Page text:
Never Make a Decision Driven by Fear


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In 1993 I was offered a high paying job as a Principal at one of the largest CPA firms in the world. I was 32 years old at the time, with a wife and three very young children I absolutely adored.

After great deliberation, I decided to turn down the job. I was concerned that the job would take me away from my family too much. Family, I rationalized, was more important than money. I actually felt noble and proud of myself for making the “right” decision.

I did not think much about that decision until more than a decade later, when I began interviewing the 361 rich and poor people who were part of my Rich Habits Study.

I learned from that five-year exercise that rich people do not let fear guide their decision-making.

Don’t get me wrong, rich people do not ignore their fears. But they do deal with fear differently than the poor people in my study did.

The millionaires had a Rich Habit when it came to decision-making that incorporated two elements:

  1. Confront Your Fears – They would make a list of all of the things that could go wrong with any big life decision.
  2. Plan for the Worst – They would create contingency plans to deal with each worst-case scenario.

If one of those worst cases did happen, they were not caught off guard – they had anticipated it far in advance and had a plan to deal with it, already in place.

The poor people in my study, however, had a Poor Habit of focusing on their fears and making decisions that were fear-based.

It was not long after finishing my study that I realized my 1993 big life decision was anything but noble – it had actually been dictated by fear.

So, eleven years later, I did just what the rich people in my study did – I confronted the fears behind my 1993 decision:

  1. I was afraid I would not see my children grow up.
  2. I was afraid I might hate the job.
  3. I was afraid of not meeting my new company’s expectations and that they would fire me.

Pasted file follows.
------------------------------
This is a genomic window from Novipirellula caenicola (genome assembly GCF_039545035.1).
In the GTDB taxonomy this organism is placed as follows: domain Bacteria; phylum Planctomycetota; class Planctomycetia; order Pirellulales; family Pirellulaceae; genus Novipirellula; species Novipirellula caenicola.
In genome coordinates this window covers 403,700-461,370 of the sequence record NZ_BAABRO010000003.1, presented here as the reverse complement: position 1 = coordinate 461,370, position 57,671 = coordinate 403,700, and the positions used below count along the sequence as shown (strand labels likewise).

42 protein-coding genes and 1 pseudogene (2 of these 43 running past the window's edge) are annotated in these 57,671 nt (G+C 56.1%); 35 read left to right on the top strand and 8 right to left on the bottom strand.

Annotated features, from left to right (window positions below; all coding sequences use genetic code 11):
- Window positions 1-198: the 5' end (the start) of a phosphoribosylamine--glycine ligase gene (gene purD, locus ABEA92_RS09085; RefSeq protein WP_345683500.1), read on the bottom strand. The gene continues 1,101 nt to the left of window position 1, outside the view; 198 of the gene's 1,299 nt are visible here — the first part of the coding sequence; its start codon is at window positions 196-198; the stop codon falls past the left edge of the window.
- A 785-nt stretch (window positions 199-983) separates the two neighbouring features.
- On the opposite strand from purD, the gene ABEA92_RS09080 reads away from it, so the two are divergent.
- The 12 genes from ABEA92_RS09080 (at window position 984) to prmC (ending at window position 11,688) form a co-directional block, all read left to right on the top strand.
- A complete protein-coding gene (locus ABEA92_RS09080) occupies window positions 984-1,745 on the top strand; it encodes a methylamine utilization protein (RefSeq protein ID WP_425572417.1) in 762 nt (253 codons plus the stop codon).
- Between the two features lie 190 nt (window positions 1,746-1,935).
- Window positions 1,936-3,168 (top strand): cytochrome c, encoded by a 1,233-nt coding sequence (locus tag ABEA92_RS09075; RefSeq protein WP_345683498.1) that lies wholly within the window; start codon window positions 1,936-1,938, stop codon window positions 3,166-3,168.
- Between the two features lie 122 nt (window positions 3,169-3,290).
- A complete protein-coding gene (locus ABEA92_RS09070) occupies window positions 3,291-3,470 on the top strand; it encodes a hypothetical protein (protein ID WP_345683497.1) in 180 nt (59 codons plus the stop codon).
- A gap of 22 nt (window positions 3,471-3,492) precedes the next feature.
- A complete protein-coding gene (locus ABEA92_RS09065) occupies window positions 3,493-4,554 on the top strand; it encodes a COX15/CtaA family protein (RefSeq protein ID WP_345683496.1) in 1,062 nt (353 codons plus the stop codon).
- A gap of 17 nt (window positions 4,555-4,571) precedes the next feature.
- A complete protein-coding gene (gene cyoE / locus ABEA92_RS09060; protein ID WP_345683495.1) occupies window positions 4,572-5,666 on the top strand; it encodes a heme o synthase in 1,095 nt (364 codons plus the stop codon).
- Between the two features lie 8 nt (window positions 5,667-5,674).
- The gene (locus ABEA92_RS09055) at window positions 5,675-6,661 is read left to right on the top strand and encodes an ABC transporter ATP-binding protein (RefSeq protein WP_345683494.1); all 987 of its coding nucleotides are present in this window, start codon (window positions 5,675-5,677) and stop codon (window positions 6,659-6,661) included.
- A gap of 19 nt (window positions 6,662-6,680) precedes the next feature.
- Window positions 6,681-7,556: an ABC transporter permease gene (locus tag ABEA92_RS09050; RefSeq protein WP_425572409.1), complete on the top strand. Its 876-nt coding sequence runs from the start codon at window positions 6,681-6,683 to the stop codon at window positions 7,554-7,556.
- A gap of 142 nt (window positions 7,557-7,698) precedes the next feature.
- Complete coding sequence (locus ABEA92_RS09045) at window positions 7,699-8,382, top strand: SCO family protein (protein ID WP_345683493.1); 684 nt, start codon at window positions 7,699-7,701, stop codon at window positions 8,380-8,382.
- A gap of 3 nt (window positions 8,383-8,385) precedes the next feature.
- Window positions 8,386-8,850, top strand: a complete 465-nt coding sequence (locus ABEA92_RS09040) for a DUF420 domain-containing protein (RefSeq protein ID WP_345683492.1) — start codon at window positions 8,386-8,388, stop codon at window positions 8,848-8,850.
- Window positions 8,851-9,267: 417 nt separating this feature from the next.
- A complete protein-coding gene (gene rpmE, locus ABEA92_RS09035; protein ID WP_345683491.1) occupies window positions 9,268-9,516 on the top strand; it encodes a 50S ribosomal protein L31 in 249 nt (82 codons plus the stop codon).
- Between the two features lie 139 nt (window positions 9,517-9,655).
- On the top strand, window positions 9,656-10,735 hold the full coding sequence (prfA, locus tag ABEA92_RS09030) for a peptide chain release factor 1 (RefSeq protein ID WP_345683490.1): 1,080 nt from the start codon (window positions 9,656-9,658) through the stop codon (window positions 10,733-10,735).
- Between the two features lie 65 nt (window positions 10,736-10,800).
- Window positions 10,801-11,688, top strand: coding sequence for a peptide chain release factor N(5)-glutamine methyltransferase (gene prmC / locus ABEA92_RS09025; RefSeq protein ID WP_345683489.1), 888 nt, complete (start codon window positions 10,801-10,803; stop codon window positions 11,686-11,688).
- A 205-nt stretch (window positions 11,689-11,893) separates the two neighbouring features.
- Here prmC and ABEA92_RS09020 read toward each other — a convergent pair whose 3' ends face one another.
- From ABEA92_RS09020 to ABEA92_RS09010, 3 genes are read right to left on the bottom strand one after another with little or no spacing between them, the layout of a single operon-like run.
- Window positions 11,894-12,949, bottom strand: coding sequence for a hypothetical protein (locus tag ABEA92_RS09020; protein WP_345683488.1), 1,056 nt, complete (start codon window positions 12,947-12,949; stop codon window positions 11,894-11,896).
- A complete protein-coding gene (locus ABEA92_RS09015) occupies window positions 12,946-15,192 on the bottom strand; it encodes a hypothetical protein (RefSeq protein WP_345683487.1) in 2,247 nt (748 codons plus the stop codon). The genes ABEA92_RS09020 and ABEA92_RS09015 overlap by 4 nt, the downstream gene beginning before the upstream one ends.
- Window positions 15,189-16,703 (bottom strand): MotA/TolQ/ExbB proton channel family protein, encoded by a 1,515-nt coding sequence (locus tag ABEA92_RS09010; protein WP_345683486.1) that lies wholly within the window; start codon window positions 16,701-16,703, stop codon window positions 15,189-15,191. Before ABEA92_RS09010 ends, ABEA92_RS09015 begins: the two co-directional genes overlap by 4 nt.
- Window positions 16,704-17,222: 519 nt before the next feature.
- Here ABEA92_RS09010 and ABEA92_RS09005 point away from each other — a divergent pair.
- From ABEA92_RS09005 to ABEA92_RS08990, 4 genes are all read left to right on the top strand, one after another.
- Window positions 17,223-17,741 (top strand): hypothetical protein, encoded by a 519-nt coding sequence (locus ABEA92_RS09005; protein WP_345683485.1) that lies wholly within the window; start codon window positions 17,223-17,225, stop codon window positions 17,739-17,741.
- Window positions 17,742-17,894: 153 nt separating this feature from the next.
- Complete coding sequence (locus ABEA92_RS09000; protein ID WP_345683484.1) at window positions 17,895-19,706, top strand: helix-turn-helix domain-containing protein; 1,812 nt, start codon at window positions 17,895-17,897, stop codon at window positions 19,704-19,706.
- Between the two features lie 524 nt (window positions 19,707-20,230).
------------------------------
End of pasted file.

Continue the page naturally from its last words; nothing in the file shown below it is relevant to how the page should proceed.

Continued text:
4. I was afraid I would not like the people I worked with.

Four fears dictated my decision-making. And it came at a cost – we struggled financially for many years thereafter and I was forced to secure a second part-time job to help bring in more money, which ironically meant I did not see my kids as much as I wanted to.

Never make big life decisions that are driven by fear. When faced with a big decision forge the habit of confronting your fears, create contingency plans for each worst-case scenario, put all of your fears on the bookshelf (ignore your fears) and then make a decision.

Decisions made out of fear, almost always turn out to be the wrong decisions.

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Thomas C. Corley About Thomas C. Corley

Tom Corley is a bestselling author, speaker, and media contributor for Business Insider, CNBC and a few other national media outlets.

His Rich Habits research has been read, viewed or heard by over 50 million people in 25 countries around the world.

Besides being an author, Tom is also a CPA, CFP, holds a master’s degree in taxation and is President of Cerefice and Company, a CPA firm in New Jersey.
Phone Number: 732-382-3800 Ext. 103.
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  1. Andrew McInnes says:

    Timely article, Tom!

    Any chance you’d be willing to share what your contingency plans would be today if you were to face again those same fears you faced in 1993?

    Ironically, they are the same four fears I face as I prepare to leave my job at Facebook today to go elsewhere.

    Many thanks!


    • Tks for the comment Andrew. Here’s what I would have had as my contingency plans:
      #1 Family Time Fear – Workload Solution – Shifted my work schedule to 7am – 5pm and International Travel Solution – Learn to say NO, when possible.
      #2-#4 – Stay in constant touch with my Head Hunting Partner and old company. Also, try to build strong relationships with the Tax Director at my various clients and regional CPA firm Partners. My goal would have been to tough it out for two years and then leave, if it was intolerable.

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